William Crawley was born and raised in north Belfast. Crawley was educated at Grove Primary School, Dunlambert Secondary School, Belfast Royal Academy and Queen's University, where he read philosophy (B.A., M.Phil.). He read theology (M.Div.) at Princeton Theological Seminary. He earned a doctorate in philosophy (Ph.D.) for a dissertation on the epistemology of the American philosopher Alvin Plantinga from Queen's University.
Prior to his career in the media, he worked as a university lecturer in philosophy and theology and, having been licensed, then subsequently ordained into the ministry of the Presbyterian Church in Ireland in the mid-1990s, worked as assistant minister in First Presbyterian Church, New York City, and Fisherwick Presbyterian Church, Belfast, before serving as Presbyterian chaplain at the University of Ulster. He later resigned from the ordained ministry and from membership of the church before beginning his career as a journalist. He has described himself as "a lapsed Protestant."
Blueprint NI, a three-part series examining Ireland's natural history, first broadcast in 2008.
The late-night television interview show, William Crawley Meets..., a series of 30 minutes in duration with leading thinkers and social reformers from across the world, including the philosopher Peter Singer, the scientist Richard Dawkins, the writer and broadcaster Melvyn Bragg, and the gay bishop Gene Robinson.
Frozen North (BBC One, 2008), a documentary examining the possible future impact of global warming.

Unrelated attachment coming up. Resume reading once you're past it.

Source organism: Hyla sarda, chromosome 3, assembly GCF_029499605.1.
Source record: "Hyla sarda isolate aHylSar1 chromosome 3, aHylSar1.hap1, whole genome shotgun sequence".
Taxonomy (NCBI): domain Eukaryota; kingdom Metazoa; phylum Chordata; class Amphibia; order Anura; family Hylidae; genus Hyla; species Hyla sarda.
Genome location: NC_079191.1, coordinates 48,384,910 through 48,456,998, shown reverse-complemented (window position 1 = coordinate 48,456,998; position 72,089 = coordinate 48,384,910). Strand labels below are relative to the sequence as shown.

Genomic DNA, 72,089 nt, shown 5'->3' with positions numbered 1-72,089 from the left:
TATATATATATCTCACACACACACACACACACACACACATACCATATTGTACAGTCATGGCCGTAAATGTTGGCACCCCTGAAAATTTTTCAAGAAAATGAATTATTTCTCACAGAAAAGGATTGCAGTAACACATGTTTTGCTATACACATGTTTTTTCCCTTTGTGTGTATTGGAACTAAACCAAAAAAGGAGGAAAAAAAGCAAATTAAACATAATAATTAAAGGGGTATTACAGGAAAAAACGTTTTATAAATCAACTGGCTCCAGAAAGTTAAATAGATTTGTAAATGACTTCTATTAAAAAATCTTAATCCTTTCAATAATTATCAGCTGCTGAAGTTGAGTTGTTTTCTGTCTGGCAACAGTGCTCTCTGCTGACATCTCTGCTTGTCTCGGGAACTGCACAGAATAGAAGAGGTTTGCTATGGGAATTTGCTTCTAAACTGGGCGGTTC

Festival Nights (BBC Two), television coverage of the 2005, 2006 and 2007 Belfast Festival at Queens.
Hearts and Minds, a Northern Ireland politics programme.
What's Wrong With ...? (BBC One), a six-part round-table current affairs discussion programme.
More Than Meets The Eye (BBC Two, 2008), a series investigating folklore in contemporary Ireland.
He anchored the BBC's live coverage of the Queen's official visit to Northern Ireland in 2008.
In 2010, he presented an episode of Spotlight (BBC One NI) concerning the Vatican.
In 2012, he wrote and presented a 60-minute documentary exploring the history of the Ulster Covenant.
In 2013, his series An Independent People examined the history of Ireland's Presbyterians.
His 2013 one-hour documentary It's a Blas followed his year-long effort to learn Irish sufficiently-well to present a live radio programme in the language.
The 2013 programme The Man Who Shrank The World told the story of the engineering feat carried out by the scientist Lord Kelvin in the creation of a transatlantic communications cable was made as part of the Groundbreakers series for BBC Four.
His 2014 four-part series for BBC Two Northern Ireland, It's a Brave New World -- New Zealand, examined the links between Northern Ireland and New Zealand.